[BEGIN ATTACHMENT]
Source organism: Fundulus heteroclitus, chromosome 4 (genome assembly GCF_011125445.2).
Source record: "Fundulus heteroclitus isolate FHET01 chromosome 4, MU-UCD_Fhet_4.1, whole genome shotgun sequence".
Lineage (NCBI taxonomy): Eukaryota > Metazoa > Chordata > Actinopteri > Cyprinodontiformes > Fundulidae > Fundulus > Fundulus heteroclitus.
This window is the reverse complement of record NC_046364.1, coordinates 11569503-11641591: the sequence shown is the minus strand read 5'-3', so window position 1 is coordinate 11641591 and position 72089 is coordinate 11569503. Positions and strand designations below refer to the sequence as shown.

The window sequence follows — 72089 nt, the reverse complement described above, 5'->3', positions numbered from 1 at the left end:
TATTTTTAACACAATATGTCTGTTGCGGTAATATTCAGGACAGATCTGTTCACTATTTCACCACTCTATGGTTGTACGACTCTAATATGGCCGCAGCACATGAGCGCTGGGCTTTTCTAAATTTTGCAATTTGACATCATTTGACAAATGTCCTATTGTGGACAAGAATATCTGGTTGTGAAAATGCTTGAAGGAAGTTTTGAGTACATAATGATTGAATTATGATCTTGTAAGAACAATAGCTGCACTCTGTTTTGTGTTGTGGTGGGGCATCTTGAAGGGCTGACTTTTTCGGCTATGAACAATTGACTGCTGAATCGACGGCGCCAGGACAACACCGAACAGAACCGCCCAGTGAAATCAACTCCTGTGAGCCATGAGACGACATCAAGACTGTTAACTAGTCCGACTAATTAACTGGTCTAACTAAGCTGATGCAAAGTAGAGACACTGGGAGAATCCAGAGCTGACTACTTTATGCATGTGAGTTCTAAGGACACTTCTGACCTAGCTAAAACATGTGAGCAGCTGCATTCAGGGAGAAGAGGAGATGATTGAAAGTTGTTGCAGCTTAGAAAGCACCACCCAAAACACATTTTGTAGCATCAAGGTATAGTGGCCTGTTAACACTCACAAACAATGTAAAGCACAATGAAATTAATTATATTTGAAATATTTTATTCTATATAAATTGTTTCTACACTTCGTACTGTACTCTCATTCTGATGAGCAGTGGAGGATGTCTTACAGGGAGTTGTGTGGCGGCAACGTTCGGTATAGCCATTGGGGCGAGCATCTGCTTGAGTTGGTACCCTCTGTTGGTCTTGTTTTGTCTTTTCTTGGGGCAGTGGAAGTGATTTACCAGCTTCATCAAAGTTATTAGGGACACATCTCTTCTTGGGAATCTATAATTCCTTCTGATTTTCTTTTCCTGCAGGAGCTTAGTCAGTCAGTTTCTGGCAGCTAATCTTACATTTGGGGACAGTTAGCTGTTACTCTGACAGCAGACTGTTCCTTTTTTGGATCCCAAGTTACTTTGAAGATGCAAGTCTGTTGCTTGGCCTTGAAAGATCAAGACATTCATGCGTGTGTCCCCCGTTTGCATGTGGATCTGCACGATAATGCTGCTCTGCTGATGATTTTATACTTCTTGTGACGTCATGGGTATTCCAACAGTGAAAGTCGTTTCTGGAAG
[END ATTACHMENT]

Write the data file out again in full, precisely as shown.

Source organism: Fundulus heteroclitus, chromosome 4 (genome assembly GCF_011125445.2).
Source record: "Fundulus heteroclitus isolate FHET01 chromosome 4, MU-UCD_Fhet_4.1, whole genome shotgun sequence".
Lineage (NCBI taxonomy): Eukaryota > Metazoa > Chordata > Actinopteri > Cyprinodontiformes > Fundulidae > Fundulus > Fundulus heteroclitus.
This window is the reverse complement of record NC_046364.1, coordinates 11569503-11641591: the sequence shown is the minus strand read 5'-3', so window position 1 is coordinate 11641591 and position 72089 is coordinate 11569503. Positions and strand designations below refer to the sequence as shown.

The window sequence follows — 72089 nt, the reverse complement described above, 5'->3', positions numbered from 1 at the left end:
TATTTTTAACACAATATGTCTGTTGCGGTAATATTCAGGACAGATCTGTTCACTATTTCACCACTCTATGGTTGTACGACTCTAATATGGCCGCAGCACATGAGCGCTGGGCTTTTCTAAATTTTGCAATTTGACATCATTTGACAAATGTCCTATTGTGGACAAGAATATCTGGTTGTGAAAATGCTTGAAGGAAGTTTTGAGTACATAATGATTGAATTATGATCTTGTAAGAACAATAGCTGCACTCTGTTTTGTGTTGTGGTGGGGCATCTTGAAGGGCTGACTTTTTCGGCTATGAACAATTGACTGCTGAATCGACGGCGCCAGGACAACACCGAACAGAACCGCCCAGTGAAATCAACTCCTGTGAGCCATGAGACGACATCAAGACTGTTAACTAGTCCGACTAATTAACTGGTCTAACTAAGCTGATGCAAAGTAGAGACACTGGGAGAATCCAGAGCTGACTACTTTATGCATGTGAGTTCTAAGGACACTTCTGACCTAGCTAAAACATGTGAGCAGCTGCATTCAGGGAGAAGAGGAGATGATTGAAAGTTGTTGCAGCTTAGAAAGCACCACCCAAAACACATTTTGTAGCATCAAGGTATAGTGGCCTGTTAACACTCACAAACAATGTAAAGCACAATGAAATTAATTATATTTGAAATATTTTATTCTATATAAATTGTTTCTACACTTCGTACTGTACTCTCATTCTGATGAGCAGTGGAGGATGTCTTACAGGGAGTTGTGTGGCGGCAACGTTCGGTATAGCCATTGGGGCGAGCATCTGCTTGAGTTGGTACCCTCTGTTGGTCTTGTTTTGTCTTTTCTTGGGGCAGTGGAAGTGATTTACCAGCTTCATCAAAGTTATTAGGGACACATCTCTTCTTGGGAATCTATAATTCCTTCTGATTTTCTTTTCCTGCAGGAGCTTAGTCAGTCAGTTTCTGGCAGCTAATCTTACATTTGGGGACAGTTAGCTGTTACTCTGACAGCAGACTGTTCCTTTTTTGGATCCCAAGTTACTTTGAAGATGCAAGTCTGTTGCTTGGCCTTGAAAGATCAAGACATTCATGCGTGTGTCCCCCGTTTGCATGTGGATCTGCACGATAATGCTGCTCTGCTGATGATTTTATACTTCTTGTGACGTCATGGGTATTCCAACAGTGAAAGTCGTTTCTGGAAG